The motif is familiar presenting Mary surrounded by Jesus and John the Baptist. We see Mary in a kneeling position. She holds the child who is sitting on a rock. The holy toddler points with outstretched arm to John who turns his back on Mother and Child while reading a scroll bearing the words Ecce Agnus Dei. In the background sitting on top of a knoll, we can see the silhouette of a walled city with towers.
In spite of the overall gentle harmony of the picture, there is prophetic drama involved. St. John anticipates Christ's passion ominously lying in the future, hiding it literally from Mother and Christ Child (turning his back on them). However, the Christ Child himself "knows" already and makes it known with his outstretched arm.
Esterhazy Gallery at Pesth (Budapest)
Hungary, em. 1984

22. Madonna Cowper

oil on wood
68x46 cm.
This is the larger and latter of the two Cowper Raphael Madonnas, sometimes called the "Panshanger Madonna." On the border of the Virgin's garment near her throat the artist's stamp can be read (MCVIII.R.U.Pin.). The child is seated on a pillow in the Virgin's lap, his left hand pushed into her bodice, hers raised and near his. Art historians see in this painting a reaction against overwrought tenderness and Umbrian piety. The baby's posture and expression, in particular, is an "unconditional appeal to the grace of nature unadorned." For Morelli the Madonna Cowper (1508) is "perhaps the most lovely of all of Raphael's Madonnas."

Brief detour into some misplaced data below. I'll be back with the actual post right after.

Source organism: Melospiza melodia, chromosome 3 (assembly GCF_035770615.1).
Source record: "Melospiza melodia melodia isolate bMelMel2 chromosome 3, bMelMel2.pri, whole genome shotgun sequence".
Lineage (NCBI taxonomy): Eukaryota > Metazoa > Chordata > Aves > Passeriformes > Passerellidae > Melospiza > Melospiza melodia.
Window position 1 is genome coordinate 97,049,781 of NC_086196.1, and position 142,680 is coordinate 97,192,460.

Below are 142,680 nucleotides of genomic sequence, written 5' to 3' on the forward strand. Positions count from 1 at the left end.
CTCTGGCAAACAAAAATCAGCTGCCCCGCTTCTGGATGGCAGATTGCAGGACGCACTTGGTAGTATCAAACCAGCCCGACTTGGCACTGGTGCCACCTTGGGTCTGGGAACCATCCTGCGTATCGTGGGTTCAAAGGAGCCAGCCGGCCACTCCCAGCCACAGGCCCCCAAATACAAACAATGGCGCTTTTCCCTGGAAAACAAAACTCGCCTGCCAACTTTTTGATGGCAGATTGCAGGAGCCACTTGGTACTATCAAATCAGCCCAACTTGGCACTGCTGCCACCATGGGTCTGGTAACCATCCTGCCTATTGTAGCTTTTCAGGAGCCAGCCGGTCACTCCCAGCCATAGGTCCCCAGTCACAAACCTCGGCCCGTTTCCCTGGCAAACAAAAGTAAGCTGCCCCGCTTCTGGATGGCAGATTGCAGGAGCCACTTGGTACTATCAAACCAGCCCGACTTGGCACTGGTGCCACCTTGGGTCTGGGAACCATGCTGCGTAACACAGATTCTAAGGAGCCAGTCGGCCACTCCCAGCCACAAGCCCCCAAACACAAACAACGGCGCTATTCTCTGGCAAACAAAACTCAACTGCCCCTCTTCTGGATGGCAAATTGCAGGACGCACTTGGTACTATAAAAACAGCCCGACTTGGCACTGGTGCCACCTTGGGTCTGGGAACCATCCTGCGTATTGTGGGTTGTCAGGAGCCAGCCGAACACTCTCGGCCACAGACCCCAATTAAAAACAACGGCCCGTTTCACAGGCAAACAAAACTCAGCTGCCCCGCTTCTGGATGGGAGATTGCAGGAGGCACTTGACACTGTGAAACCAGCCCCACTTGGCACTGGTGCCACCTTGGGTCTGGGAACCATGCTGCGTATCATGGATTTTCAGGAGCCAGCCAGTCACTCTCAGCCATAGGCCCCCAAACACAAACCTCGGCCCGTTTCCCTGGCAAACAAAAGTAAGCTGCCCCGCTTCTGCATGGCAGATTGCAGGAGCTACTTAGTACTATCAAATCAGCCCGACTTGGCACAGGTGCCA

National Gallery, Washington
Saint Lucia, em. 1983

23. Madonna Colonna

ca. 1507
oil on wood
77x56 cm.
The painting belonged to the Salviati family of Florence and passed by inheritance to that of the Colonna. In 1828 it was purchased by the Prussian government.
This is not an authentic Raphael. Some historians agree that the unfinished painting was left behind in Florence to be completed by Ridolfo Ghirlandaio. The resemblance with the Madonna Cowper of 1508 is striking. Even so, it remained unfinished lacking of shade and too bright in coloring.
The pose of the Virgin is serene and playful holding in her left hand a missal and contemplating the efforts of her child to rise. This Madonna shows resemblance with Raphael's sketch in the Albertina (Vienna) whereas the child is like that of the Orleans Madonna.
Museum of Berlin
Zaire, em. 1983


THIRD PERIOD : 1509-1520

The third and last period of Raphaël's work and life coincides with his Roman sojourn. Called and commissioned by Pope Julius II, Raphaël transfered to Rome at the end of 1508. Here he decorated the three so-called stanzas at the Vatican. These wall and ceiling frescoes reflected a wide range of historical, religious, and mythological motifs. The Stanza della Segnatura (1509-1511) illustrates the age-old discussion between philosophy and theology in the "Disputa" and the "School of Athens." In the second stanza, called "Stanza d'Eliodoro" (1511-1514), he pictured the "Expulsion of Heliodor." The decoration of the "Sala del Incendio," the third stanza, was the work mainly of his disciples, Raphaël having been the inspirator and chief designer. The same applies to the decoration of the Vatican Loggias, and of such well-known paintings as The Triumph of Galathea (1514) and Amor and Psyche (1516-1517), both at the Villa Farnesina. At the death of Bramante in 1514, Raphaël is entrusted with the rebuilding plans for St. Peter. During this period, he was also in charge of the excavation, maintenance, and restoration of Roman and Vatican monuments. Not least, the rich and powerful of the day continued to commission Raphaël with the embellishment of their palaces and churches. Overworked and exhausted, Raphaël died at age thirty-seven, on April 6, 1520.